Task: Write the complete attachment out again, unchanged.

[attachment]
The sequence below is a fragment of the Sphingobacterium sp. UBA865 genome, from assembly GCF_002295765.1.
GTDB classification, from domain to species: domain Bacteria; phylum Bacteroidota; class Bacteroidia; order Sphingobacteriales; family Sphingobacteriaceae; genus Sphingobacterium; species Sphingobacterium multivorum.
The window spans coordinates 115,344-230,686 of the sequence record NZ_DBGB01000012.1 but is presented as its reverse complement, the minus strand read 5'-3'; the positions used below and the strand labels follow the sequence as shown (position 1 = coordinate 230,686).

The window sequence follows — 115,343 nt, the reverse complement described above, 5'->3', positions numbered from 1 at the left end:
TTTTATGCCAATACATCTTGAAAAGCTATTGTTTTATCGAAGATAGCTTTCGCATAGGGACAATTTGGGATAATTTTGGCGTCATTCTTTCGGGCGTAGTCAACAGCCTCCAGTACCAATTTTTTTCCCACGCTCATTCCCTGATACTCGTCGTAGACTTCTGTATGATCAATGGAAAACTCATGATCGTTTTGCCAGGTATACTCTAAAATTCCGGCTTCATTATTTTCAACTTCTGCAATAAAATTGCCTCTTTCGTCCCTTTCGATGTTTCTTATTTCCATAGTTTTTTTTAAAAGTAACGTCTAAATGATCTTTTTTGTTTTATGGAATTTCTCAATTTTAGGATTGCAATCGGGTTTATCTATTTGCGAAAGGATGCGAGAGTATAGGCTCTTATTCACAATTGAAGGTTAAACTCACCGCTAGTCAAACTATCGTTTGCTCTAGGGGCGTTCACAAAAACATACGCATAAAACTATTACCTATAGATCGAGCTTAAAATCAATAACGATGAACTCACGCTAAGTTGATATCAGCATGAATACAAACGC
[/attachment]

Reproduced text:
The sequence below is a fragment of the Sphingobacterium sp. UBA865 genome, from assembly GCF_002295765.1.
GTDB classification, from domain to species: domain Bacteria; phylum Bacteroidota; class Bacteroidia; order Sphingobacteriales; family Sphingobacteriaceae; genus Sphingobacterium; species Sphingobacterium multivorum.
The window spans coordinates 115,344-230,686 of the sequence record NZ_DBGB01000012.1 but is presented as its reverse complement, the minus strand read 5'-3'; the positions used below and the strand labels follow the sequence as shown (position 1 = coordinate 230,686).

The window sequence follows — 115,343 nt, the reverse complement described above, 5'->3', positions numbered from 1 at the left end:
TTTTATGCCAATACATCTTGAAAAGCTATTGTTTTATCGAAGATAGCTTTCGCATAGGGACAATTTGGGATAATTTTGGCGTCATTCTTTCGGGCGTAGTCAACAGCCTCCAGTACCAATTTTTTTCCCACGCTCATTCCCTGATACTCGTCGTAGACTTCTGTATGATCAATGGAAAACTCATGATCGTTTTGCCAGGTATACTCTAAAATTCCGGCTTCATTATTTTCAACTTCTGCAATAAAATTGCCTCTTTCGTCCCTTTCGATGTTTCTTATTTCCATAGTTTTTTTTAAAAGTAACGTCTAAATGATCTTTTTTGTTTTATGGAATTTCTCAATTTTAGGATTGCAATCGGGTTTATCTATTTGCGAAAGGATGCGAGAGTATAGGCTCTTATTCACAATTGAAGGTTAAACTCACCGCTAGTCAAACTATCGTTTGCTCTAGGGGCGTTCACAAAAACATACGCATAAAACTATTACCTATAGATCGAGCTTAAAATCAATAACGATGAACTCACGCTAAGTTGATATCAGCATGAATACAAACGC